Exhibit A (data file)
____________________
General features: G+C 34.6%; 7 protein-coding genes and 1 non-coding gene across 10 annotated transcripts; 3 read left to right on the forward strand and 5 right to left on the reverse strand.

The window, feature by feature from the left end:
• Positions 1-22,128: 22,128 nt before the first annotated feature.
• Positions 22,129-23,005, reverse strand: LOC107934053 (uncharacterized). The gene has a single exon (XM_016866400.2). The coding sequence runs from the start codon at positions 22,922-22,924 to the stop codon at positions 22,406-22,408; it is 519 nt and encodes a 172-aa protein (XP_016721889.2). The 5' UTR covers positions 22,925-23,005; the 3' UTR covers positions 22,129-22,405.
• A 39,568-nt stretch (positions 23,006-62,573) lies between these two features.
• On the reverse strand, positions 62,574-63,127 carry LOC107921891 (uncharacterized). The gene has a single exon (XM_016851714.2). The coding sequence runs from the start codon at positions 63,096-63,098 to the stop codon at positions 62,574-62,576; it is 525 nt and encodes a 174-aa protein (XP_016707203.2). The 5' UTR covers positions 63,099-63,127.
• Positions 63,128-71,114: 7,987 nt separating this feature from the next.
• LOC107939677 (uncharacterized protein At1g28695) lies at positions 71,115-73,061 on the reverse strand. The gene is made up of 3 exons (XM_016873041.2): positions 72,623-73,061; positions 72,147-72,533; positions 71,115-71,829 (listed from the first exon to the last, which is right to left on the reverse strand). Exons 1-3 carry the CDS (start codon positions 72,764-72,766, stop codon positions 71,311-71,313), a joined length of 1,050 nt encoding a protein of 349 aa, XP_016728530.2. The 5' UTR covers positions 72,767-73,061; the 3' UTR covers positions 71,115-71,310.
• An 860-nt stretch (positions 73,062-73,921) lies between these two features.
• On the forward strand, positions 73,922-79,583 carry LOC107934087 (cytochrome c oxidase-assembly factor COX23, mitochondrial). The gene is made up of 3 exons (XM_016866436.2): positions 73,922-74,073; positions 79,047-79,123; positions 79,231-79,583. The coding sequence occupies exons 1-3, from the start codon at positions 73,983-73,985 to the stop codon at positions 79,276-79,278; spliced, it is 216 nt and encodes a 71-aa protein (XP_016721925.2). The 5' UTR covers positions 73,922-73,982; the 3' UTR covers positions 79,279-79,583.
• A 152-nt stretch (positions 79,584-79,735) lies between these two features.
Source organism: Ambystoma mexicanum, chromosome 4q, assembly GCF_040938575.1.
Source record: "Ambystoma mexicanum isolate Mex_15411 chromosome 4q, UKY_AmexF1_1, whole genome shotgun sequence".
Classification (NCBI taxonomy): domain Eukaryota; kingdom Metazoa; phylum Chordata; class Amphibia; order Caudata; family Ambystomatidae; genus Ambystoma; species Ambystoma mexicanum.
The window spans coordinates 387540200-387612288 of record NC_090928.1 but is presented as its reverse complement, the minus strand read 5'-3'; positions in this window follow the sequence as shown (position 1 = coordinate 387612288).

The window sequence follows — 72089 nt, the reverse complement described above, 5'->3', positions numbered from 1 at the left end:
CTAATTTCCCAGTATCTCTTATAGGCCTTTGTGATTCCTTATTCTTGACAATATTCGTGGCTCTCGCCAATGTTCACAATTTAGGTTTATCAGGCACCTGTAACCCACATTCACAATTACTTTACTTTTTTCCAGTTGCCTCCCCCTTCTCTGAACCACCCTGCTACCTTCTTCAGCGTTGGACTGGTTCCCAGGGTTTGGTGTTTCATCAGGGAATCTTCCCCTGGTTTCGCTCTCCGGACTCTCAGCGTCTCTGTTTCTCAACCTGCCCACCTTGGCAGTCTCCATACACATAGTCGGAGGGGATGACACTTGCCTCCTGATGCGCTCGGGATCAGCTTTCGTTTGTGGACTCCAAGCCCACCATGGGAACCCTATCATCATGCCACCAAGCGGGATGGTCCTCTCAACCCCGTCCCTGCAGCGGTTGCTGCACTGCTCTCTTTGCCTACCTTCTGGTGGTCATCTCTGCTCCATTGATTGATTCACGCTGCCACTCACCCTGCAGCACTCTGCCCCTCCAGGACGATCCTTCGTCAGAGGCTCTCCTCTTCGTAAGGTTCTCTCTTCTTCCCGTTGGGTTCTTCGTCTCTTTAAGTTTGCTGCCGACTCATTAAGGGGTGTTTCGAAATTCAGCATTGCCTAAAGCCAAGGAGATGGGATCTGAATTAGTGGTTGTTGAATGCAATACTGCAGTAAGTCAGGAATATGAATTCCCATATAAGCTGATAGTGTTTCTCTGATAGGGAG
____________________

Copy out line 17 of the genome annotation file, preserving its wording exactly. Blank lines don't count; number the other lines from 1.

CTAATTTCCCAGTATCTCTTATAGGCCTTTGTGATTCCTTATTCTTGACAATATTCGTGGCTCTCGCCAATGTTCACAATTTAGGTTTATCAGGCACCTGTAACCCACATTCACAATTACTTTACTTTTTTCCAGTTGCCTCCCCCTTCTCTGAACCACCCTGCTACCTTCTTCAGCGTTGGACTGGTTCCCAGGGTTTGGTGTTTCATCAGGGAATCTTCCCCTGGTTTCGCTCTCCGGACTCTCAGCGTCTCTGTTTCTCAACCTGCCCACCTTGGCAGTCTCCATACACATAGTCGGAGGGGATGACACTTGCCTCCTGATGCGCTCGGGATCAGCTTTCGTTTGTGGACTCCAAGCCCACCATGGGAACCCTATCATCATGCCACCAAGCGGGATGGTCCTCTCAACCCCGTCCCTGCAGCGGTTGCTGCACTGCTCTCTTTGCCTACCTTCTGGTGGTCATCTCTGCTCCATTGATTGATTCACGCTGCCACTCACCCTGCAGCACTCTGCCCCTCCAGGACGATCCTTCGTCAGAGGCTCTCCTCTTCGTAAGGTTCTCTCTTCTTCCCGTTGGGTTCTTCGTCTCTTTAAGTTTGCTGCCGACTCATTAAGGGGTGTTTCGAAATTCAGCATTGCCTAAAGCCAAGGAGATGGGATCTGAATTAGTGGTTGTTGAATGCAATACTGCAGTAAGTCAGGAATATGAATTCCCATATAAGCTGATAGTGTTTCTCTGATAGGGAG